That Summer, by Jennifer Weiner

That Summer delivers everything I expect from a Jennifer Weiner novel: an engaging, believable, flawed heroine (two or possibly three in this book, actually), a complicated relationship and a conflict that tugs at the heartstrings, and a satisfying resolution. Daisy is in her 30s, married to a wealthy, successful man several years older than herself, parenting a difficult teenaged daughter and running her own small business when she meets Diana, a confident, successful, polished businesswoman who unexpectedly becomes her friend. By the time Daisy realizes that Diana is not everything she appears to be, she’s in too deep to turn back.

That’s one way to tell this story. Another way is to say it’s a story about “that summer” — about a fifteen-year-old girl’s encounter with an older boy on summer vacation, and how the end of that brief romance touches every aspect of that woman’s life for the next thirty years.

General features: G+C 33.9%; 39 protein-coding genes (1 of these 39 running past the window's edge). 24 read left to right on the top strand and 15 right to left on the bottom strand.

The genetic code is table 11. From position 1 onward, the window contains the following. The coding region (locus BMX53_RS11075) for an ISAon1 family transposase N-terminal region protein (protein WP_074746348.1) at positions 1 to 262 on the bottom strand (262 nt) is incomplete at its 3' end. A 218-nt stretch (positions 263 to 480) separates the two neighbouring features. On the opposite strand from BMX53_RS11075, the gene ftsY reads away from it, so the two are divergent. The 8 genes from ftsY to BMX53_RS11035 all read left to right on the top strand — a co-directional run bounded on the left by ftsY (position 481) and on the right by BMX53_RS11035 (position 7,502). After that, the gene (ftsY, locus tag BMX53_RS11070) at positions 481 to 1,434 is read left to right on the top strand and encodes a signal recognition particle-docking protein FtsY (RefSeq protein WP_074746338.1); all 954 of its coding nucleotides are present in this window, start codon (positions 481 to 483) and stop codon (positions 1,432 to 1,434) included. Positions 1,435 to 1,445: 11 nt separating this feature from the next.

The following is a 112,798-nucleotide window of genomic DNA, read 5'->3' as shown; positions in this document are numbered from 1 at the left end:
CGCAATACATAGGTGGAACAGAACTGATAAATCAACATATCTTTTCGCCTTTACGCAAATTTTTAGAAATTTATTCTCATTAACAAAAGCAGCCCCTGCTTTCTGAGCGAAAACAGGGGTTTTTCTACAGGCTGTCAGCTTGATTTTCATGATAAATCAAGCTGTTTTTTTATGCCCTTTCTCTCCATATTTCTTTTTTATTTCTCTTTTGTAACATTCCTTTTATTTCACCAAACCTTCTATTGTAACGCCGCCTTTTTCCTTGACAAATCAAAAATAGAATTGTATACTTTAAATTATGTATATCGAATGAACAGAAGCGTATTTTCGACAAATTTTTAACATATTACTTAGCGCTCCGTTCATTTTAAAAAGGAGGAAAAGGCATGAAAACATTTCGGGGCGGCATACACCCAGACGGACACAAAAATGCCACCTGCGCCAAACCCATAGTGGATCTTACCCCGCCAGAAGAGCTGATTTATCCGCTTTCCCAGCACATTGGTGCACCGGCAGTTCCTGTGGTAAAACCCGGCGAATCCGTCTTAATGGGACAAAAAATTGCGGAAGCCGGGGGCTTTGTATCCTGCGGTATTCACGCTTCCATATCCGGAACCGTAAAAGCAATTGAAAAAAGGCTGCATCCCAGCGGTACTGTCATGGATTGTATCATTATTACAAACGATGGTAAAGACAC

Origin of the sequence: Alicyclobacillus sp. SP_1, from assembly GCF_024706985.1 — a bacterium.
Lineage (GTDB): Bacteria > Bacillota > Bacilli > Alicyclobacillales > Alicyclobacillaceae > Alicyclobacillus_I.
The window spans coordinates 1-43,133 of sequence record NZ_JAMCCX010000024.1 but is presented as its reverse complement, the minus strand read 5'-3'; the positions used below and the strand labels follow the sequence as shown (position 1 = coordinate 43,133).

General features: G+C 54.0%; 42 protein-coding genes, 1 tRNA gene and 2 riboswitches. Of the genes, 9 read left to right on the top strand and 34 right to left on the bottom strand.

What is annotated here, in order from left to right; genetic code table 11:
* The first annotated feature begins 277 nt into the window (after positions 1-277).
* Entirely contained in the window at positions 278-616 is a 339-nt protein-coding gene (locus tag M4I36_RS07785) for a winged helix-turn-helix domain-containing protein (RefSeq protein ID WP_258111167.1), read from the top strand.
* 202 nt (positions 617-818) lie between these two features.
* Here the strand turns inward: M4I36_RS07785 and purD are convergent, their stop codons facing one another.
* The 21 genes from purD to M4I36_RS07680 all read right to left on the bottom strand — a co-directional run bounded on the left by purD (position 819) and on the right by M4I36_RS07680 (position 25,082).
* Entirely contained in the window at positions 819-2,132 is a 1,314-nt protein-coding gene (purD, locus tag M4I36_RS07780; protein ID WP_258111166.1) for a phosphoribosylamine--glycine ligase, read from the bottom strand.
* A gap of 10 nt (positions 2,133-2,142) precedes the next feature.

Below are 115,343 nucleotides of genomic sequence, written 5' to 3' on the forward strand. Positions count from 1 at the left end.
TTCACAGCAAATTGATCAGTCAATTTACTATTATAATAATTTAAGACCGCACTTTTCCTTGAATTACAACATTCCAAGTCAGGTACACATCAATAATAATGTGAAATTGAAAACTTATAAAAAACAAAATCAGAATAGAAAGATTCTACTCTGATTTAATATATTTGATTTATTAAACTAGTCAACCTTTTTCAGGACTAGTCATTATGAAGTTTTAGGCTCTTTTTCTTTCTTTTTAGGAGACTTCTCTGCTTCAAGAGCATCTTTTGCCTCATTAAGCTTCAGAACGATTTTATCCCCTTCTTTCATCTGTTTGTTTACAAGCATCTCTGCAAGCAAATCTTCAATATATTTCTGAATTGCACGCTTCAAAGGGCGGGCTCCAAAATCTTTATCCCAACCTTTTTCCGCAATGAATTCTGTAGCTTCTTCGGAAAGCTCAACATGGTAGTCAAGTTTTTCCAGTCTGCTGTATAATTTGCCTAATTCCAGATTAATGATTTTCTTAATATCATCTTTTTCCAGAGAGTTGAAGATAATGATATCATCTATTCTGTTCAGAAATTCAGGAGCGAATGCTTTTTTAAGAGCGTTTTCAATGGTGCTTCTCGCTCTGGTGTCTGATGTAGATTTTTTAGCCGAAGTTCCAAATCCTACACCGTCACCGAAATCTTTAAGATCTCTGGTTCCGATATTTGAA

Here’s another way to tell it: this is a story about revenge. In this way, it’s strikingly similar to the last contemporary novel I read and loved, Joshilyn Jackson’s Mother May I. Both are about the consequences of an act of sexual assault committed by wealthy, privileged young men whose position in society virtually guarantees they will get away with it, that an indulgent world will look at them and say, “boys will be boys.” Both novels are about women who decide, years later, that they will get revenge for what happened to them. And both novels are also about women whose lives are turned upside-down by another woman’s desire for revenge, women who are forced to confront the reality that their lives may be built on foundations of lies.

The common thread — how can men be held accountable for “youthful indiscretions” that have thwarted women’s lives — ties these two novels together, although the tones are very different. While Mother May I has the tense, fast-paced thrum of a thriller, That Summer, though not without it twists and intrigue and suspense, has a slower, gentler pace, focusing more on the unlikely friendship between Diana and Daisy as they both confront the past sins of the man whose life has changed both of theirs. I found this a very enjoyable read.

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